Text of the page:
Accessibility and Environmental Sensitivities
The Diversity and Equity Office would like to remind you that you share the air with students, staff, and faculty with environmental or multiple chemical sensitivities. Although wearing fragrances is a personal choice, it is one that may negatively impact the health and safety of others.
While visiting, working, or studying we ask that you please avoid the use of perfume, cologne, lotions,
scented hairspray, and other scented products.
Scented products, such as perfumes, air fresheners, and lotions, can trigger serious health reactions in people with asthma, migraines, allergies, or chemical sensitivities. Scented products can create barriers, causing symptoms that range from nausea, dizziness, and throat irritation, to seizures and fainting. By creating a low-scent or scent free environment, we contribute to the elimination of barriers for our peers and colleagues with disabilities. Like adding ramps or introducing curb cuts, switching to fragrance-free products can have a profound impact on the accessibility of the environment.
Fragrances may be present in any of your cosmetics, personal care products, as well as in cleaning products such as fabric softeners, dryer sheets, and detergents. Please consider checking the labels of the products you commonly wear to school and looking for alternatives which may be labeled ‘fragrance free’, ‘scent-free’, or ‘unscented’.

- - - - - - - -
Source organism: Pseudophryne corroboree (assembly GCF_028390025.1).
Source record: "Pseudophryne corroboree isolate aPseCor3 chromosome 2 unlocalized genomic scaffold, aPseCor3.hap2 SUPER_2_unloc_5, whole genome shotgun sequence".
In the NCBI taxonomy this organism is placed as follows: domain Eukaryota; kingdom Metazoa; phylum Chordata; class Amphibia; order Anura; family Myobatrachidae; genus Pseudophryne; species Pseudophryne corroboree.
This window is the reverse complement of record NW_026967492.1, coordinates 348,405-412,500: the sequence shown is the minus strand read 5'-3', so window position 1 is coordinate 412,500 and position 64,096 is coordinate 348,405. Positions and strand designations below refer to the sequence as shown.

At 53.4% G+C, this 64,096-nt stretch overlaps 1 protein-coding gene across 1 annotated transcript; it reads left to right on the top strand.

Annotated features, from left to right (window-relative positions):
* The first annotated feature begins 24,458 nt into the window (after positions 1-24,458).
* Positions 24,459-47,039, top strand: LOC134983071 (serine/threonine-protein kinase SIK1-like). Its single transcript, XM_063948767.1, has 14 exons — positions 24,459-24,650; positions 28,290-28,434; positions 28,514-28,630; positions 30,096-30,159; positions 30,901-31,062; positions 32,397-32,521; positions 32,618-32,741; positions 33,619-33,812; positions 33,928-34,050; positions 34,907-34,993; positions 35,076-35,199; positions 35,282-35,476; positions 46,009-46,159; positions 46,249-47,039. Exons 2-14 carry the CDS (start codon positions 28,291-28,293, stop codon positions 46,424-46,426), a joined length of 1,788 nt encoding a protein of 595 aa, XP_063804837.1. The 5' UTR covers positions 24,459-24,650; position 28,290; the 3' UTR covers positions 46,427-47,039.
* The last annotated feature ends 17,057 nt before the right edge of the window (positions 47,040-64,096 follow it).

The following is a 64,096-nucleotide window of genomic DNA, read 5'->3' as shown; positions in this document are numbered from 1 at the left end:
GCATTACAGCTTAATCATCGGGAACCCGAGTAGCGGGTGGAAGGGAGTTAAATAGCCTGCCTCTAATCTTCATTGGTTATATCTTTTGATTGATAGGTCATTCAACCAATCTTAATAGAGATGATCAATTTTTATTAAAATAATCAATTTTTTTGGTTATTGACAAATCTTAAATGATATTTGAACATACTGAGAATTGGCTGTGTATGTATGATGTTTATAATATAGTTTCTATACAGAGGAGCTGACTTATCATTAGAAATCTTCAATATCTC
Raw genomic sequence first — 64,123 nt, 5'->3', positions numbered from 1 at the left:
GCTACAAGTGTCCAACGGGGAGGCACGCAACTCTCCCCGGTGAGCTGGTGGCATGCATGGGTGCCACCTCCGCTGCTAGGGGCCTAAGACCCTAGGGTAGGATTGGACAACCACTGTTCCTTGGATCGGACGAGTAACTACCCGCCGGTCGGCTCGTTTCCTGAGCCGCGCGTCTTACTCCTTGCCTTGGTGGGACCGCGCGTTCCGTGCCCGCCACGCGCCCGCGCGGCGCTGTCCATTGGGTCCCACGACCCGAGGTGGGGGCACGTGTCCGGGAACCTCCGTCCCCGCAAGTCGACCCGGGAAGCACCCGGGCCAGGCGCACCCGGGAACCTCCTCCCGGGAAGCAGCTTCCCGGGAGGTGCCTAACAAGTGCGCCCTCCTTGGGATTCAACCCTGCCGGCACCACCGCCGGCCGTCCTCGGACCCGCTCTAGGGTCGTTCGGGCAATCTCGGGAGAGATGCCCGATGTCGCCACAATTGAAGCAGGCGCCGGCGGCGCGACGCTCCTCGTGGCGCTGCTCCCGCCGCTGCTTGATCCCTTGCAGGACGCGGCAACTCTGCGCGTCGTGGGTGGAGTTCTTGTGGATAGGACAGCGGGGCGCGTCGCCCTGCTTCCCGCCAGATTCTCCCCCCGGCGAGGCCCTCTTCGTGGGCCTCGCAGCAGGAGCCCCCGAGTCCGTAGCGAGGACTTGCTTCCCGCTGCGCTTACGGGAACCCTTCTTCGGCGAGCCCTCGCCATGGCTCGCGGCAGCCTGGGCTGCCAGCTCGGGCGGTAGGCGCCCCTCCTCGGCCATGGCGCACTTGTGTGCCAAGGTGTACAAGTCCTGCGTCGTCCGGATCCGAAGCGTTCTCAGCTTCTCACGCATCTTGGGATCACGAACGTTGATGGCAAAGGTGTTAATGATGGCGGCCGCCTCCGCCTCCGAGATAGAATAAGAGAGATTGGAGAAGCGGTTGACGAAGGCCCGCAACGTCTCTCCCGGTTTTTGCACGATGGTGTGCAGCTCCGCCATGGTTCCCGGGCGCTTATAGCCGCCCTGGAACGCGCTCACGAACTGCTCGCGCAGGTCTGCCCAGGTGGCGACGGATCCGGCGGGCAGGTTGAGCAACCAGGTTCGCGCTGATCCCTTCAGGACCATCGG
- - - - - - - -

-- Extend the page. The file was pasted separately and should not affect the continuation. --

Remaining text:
For links to lists of alternative scent free products visit:
- Products for Chemically Sensitive People and Their Allies/Friends:http://www.berkeleyzencenter.org/fragrance.pdf
- Guide to Less Toxic Products: http://www.lesstoxicguide.ca/print.asp?fetch=usage
If you would like to tell someone to refrain from wearing a scented product:
- Be discrete, friendly, clear & direct
- Problems with scents ≠ problems with a person; let them know it’s not personal!
- Point them in the direction of further resources
If you are approached about a scented product you're wearing:
- You may feel surprised and taken aback. Listen and ask questions. Be willing to reach a resolution in a co-operative manner. Consider an alternative unscented product; finding alternatives may be much easier and less expensive then you think. While some scent-free products found in specialty stores may cost slightly more up front, they are often functional in smaller quantities and have a lower cost-per-use.
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